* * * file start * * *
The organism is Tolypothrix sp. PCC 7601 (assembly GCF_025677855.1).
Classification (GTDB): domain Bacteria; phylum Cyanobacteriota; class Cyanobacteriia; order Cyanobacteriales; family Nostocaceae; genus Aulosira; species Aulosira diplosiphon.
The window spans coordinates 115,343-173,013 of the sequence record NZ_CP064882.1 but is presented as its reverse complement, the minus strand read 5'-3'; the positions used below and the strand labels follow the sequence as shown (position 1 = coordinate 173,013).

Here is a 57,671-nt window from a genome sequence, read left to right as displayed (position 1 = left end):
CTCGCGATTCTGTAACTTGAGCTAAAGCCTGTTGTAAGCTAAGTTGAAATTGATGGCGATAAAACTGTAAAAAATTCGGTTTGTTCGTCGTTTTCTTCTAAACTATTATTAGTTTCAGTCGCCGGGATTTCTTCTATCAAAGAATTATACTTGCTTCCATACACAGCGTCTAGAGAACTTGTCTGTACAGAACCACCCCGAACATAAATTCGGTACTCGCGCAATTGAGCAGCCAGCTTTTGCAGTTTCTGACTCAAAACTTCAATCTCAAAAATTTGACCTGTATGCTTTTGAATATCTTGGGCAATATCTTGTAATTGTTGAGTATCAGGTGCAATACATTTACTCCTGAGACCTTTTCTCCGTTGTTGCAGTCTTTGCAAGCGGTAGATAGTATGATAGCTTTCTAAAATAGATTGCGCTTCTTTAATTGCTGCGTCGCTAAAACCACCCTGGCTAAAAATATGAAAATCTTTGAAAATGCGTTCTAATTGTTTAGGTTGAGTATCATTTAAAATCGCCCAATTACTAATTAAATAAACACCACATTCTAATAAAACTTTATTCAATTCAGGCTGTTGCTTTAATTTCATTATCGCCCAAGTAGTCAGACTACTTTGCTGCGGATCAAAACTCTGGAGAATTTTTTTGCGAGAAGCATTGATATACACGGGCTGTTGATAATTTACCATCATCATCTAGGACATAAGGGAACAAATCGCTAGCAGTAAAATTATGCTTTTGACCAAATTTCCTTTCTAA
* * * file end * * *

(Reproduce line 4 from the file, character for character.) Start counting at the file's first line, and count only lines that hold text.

Here is a 57,671-nt window from a genome sequence, read left to right as displayed (position 1 = left end):